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Posts tagged ‘Advent’

Advent IV: God Keeps His Promises.


Justin Holcomb

Advent IV: God Keeps His PromisesIntroduction              On the fourth Sunday of Advent (Advent IV), we celebrate God’s faithfulness in sending Jesus, and we remember that faithfulness as we look forward to Christ’s second coming.

The Scripture and Theology of the Fourth Week of Advent

Scripture readings for Advent IV focus on the coming of the Messiah who fulfills God’s covenant with David, bringing salvation for all people and the eternal reign of God on earth.

Old Testament Readings        

Old Testament passages for the final week of Advent reflect on prophecies, which are fulfilled by Jesus’ birth. Isaiah 7:10 recounts the story of King Ahaz, king of Judah at a time when Judah was facing a foreign invasion. Ahaz hoped for help from the king of Assyria. The prophet Isaiah, however, downplays human-oriented deliverance and instead points to God’s divine intervention to bring about his kingdom—an intervention that would come through a baby born in Bethlehem. Isaiah says, “The Lord himself will give you a sign. Behold, the virgin shall conceive and bear a son, and shall call his name Immanuel” (Isaiah 7:14).

We see something similar happen in 2 Samuel 7:1 when God corrects King David’s human plans by revealing his divine plan. When David starts to make plans to build a temple for God to dwell in, God counters that he himself will build his own “house” through the dynasty of David, ultimately dwelling among his people as God with us—Immanuel—in Jesus Christ. God promises that he will make for David a great name, give his people eternal rest from enemies, and give him an everlasting kingdom (Isaiah 7:9); these promises are fulfilled in the coming of Jesus.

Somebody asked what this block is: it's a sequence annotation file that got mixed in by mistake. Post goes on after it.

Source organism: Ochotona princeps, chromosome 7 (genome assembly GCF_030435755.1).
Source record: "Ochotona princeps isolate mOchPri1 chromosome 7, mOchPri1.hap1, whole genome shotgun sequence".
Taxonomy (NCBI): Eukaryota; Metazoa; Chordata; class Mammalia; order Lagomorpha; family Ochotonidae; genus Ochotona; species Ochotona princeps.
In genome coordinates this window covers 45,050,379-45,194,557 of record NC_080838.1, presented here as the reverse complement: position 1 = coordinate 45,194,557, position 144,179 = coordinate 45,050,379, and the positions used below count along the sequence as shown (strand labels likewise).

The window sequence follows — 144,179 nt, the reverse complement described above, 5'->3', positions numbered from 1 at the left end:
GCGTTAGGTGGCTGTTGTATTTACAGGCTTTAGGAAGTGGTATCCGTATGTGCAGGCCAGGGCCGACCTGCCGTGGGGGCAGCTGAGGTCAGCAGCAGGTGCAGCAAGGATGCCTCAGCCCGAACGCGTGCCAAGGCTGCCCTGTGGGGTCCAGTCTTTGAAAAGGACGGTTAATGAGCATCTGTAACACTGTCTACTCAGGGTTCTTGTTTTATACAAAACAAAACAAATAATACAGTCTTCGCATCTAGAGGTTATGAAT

Micah 5:4 looks forward to how God will rule over his people through Jesus: “He shall stand and shepherd his flock in the strength of the Lord…And they shall dwell secure, for now he shall be great to the ends of the earth. And he shall be their peace.”

Readings from the Psalms

In Psalms 80:1 we see the psalmist praying for deliverance and restoration. Because of God’s past deliverance, the psalmist calls for God once again to let his face shine upon his people so that they can be saved. The Gospel of John says that those who have seen the face of Jesus Christ have seen the face of God (John 14:9). In Jesus Christ, God fulfills his promise of salvation by making his face shine upon his people.

Psalms 89:1Psalms 89:19 shows God’s steadfast love and faithfulness. God said, “I have made a covenant with my chosen one; I have sworn to David my servant: ‘I will establish your offspring forever, and build your throne for all generations’” (Psalms 89:3). God said he would be faithful to David, and through Jesus, God keeps his promise.

New Testament Readings       

New Testament readings for Advent IV continue to reflect on God’s faithfulness to his promises. The gospel was “promised beforehand through [God’s] prophets in the holy Scriptures, concerning his Son, who was descended from David according to the flesh and was declared to be the Son of God in power according to the Spirit of holiness by his resurrection from the dead, Jesus Christ our Lord” (Romans 1:2). The good news of salvation is that God has been faithful to his promise to David in sending Jesus Christ, the only Son of God.

Hebrews 10:5 reminds us that Christ’s coming obliterates the old system of sacrifice, through the sacrifice Jesus made for us, once for all. Because of Jesus’ sacrificial death on our behalf, “we have been sanctified through the offering of the body of Jesus Christ once for all” (Heb. 10:9-10). Jesus’ birth points us forward to the cross. As Karl Barth put it, “Except we see the Cross at Golgotha we cannot hear the Gospel at the crib of Bethlehem.”